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How Much Video Can I Fit on a DVD?

Posted by on Oct 19, 2011 in Tutorials | 0 comments

Video files must be compressed to the MPEG-2 format to meet the DVD specification. The amount of compression can vary, and is determined by the length of the program, as the compressed content must fit the available space on the DVD. At the highest quality setting, a standard 4.7GB DVD can hold 1 hour of video, but at a medium quality setting, the same DVD can hold 2 hours of video. If quality is not that important for your application, you can even fit 3 hours or more on a single DVD by compressing the material at a lower data rate. You will...

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To Upgrade or Not to Upgrade – A Brief Guide for RTX2 Users

Posted by on Oct 19, 2011 in Tutorials | 0 comments

I often get questions from customers seeking advice about upgrading their RTX2 systems. If you are one of the many RTX2 users out there with an older system and Adobe CS3, there is one important consideration before upgrading your software. If you are running the RTX2 with Adobe CS3 on an older machine and you would like to upgrade to CS4, please make sure that your motherboard or system is on the approved list from Matrox. You can find the list by following this link - ...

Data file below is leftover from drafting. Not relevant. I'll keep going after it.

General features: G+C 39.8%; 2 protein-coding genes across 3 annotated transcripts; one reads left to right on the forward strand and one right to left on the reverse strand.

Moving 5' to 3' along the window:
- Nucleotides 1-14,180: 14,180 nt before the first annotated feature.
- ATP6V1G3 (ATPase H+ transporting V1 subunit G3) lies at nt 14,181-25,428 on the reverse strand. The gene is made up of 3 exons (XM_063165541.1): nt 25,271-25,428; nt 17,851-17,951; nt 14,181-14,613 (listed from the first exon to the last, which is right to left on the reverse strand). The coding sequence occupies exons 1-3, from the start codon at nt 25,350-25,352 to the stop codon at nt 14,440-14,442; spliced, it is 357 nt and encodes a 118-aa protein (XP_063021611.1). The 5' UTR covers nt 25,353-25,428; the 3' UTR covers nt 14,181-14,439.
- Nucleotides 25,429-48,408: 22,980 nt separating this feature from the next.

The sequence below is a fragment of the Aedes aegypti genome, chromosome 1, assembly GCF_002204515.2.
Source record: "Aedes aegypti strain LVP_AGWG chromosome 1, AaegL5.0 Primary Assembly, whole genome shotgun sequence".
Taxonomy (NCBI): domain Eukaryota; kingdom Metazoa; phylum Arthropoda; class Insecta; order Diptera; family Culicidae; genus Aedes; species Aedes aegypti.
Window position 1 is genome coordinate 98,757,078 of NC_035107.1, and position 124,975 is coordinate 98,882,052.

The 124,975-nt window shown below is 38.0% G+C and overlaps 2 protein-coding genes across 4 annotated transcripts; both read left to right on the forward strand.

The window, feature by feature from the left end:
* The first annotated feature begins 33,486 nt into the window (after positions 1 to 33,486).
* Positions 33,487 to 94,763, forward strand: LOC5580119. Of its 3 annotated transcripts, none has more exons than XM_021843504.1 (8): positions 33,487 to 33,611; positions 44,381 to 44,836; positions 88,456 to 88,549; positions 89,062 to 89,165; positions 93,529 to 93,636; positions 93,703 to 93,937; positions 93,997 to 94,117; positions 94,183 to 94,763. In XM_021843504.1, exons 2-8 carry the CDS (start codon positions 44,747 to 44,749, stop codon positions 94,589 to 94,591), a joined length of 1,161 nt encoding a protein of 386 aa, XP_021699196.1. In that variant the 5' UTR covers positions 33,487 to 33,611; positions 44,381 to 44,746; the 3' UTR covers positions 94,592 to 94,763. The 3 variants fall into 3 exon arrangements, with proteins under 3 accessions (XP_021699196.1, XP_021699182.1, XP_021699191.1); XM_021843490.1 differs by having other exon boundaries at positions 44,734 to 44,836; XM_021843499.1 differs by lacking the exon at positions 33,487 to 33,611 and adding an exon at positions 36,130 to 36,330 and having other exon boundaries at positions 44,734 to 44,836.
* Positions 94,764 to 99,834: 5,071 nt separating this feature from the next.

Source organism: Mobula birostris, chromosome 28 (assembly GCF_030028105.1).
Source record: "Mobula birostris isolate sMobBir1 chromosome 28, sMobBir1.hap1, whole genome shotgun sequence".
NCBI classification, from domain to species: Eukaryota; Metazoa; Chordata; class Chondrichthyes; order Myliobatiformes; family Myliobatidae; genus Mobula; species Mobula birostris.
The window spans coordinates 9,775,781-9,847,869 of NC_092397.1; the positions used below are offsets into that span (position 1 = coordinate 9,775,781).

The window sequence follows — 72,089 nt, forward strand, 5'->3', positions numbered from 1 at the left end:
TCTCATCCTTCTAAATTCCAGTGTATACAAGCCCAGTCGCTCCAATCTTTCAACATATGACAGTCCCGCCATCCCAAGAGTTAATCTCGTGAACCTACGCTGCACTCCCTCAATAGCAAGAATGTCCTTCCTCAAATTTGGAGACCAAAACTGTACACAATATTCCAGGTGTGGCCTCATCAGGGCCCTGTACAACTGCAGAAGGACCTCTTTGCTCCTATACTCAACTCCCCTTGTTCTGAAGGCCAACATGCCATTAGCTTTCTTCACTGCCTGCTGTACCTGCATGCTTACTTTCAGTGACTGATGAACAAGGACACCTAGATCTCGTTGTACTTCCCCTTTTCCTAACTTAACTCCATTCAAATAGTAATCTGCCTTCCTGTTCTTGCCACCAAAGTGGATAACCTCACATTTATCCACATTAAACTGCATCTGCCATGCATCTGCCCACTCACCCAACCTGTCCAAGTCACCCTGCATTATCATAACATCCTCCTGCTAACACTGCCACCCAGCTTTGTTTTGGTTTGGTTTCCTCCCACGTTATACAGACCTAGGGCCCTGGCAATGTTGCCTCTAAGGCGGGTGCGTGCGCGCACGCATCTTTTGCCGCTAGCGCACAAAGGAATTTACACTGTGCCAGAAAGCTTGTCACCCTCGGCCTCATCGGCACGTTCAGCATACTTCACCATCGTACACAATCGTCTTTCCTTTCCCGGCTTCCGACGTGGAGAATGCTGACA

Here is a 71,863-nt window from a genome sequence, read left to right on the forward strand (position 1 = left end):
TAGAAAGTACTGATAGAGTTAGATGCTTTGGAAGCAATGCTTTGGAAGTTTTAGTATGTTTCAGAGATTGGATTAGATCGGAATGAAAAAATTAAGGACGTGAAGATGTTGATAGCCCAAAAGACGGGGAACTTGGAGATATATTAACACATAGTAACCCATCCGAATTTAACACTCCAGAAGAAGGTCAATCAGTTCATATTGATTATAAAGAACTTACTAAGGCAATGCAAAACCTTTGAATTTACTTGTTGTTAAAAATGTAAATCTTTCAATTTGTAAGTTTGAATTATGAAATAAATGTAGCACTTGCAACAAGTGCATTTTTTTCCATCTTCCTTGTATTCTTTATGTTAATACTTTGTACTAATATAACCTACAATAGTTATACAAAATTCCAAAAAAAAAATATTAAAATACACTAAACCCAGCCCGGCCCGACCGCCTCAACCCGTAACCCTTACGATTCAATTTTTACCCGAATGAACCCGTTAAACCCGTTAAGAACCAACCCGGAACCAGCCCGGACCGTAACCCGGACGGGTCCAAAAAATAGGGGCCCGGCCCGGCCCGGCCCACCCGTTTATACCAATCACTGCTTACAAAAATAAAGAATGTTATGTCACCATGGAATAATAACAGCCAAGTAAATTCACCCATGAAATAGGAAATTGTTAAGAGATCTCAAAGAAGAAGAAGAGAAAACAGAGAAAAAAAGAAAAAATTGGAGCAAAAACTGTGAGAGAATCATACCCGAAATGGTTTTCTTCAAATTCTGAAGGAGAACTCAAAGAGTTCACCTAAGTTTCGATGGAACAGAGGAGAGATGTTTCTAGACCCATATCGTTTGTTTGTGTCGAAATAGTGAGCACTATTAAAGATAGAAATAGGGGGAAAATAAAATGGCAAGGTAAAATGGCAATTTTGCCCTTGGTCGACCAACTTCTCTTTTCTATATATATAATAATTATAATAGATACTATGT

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Saving Compromised MiniDV Footage

Posted by on Oct 19, 2011 in Tutorials | 0 comments

Sooner or later, it happens to everyone – you shoot that once-in-a-lifetime footage with your miniDV camcorder, only to find later that the playback is garbled. There are many reasons for bad recordings, including clogged heads and misaligned tape transports, so of course keep a miniDV head cleaning tape in your camera bag and run it at the first sign of trouble.My Sony cameras display a head clog warning on the view screen, and just playing the head cleaner for 10 seconds has always resolved head clogs in the field before they became a real...

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Interlaced vs. Progressive Video

Posted by on Oct 19, 2011 in Tutorials | 0 comments

For decades, NTSC has been the standard for US television and video, using the 29.97 frame per second interlaced video format. All standard definition TVs, video cameras and VCRs conformed to that spec, but now with HD video we hear a lot about progressive formats such as 720p and 1080p. What does this mean? Let’s use a round number of 30 to describe the number of individual “frames” that make up each second of 29.97 interlaced video. Each frame is made up of two “fields”, with one field consisting of all the odd...

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Patching a Video Background Using Photoshop

Posted by on Oct 19, 2011 in Adobe, Tutorials | 0 comments

You just shot a really exciting seminar and can’t wait to get back to the studio to review the footage. The guest speaker looks great – the lighting, framing and focus are right on! Then to your dismay, you see it – the unwelcome item in the background. It could be a glaring red “Exit” sign, a restroom sign, or anything else that you find distracting or annoying, including a wayward bystander. Well, there is hope. The technique discussed here works for video shots that are “locked down,” meaning the camera is on a...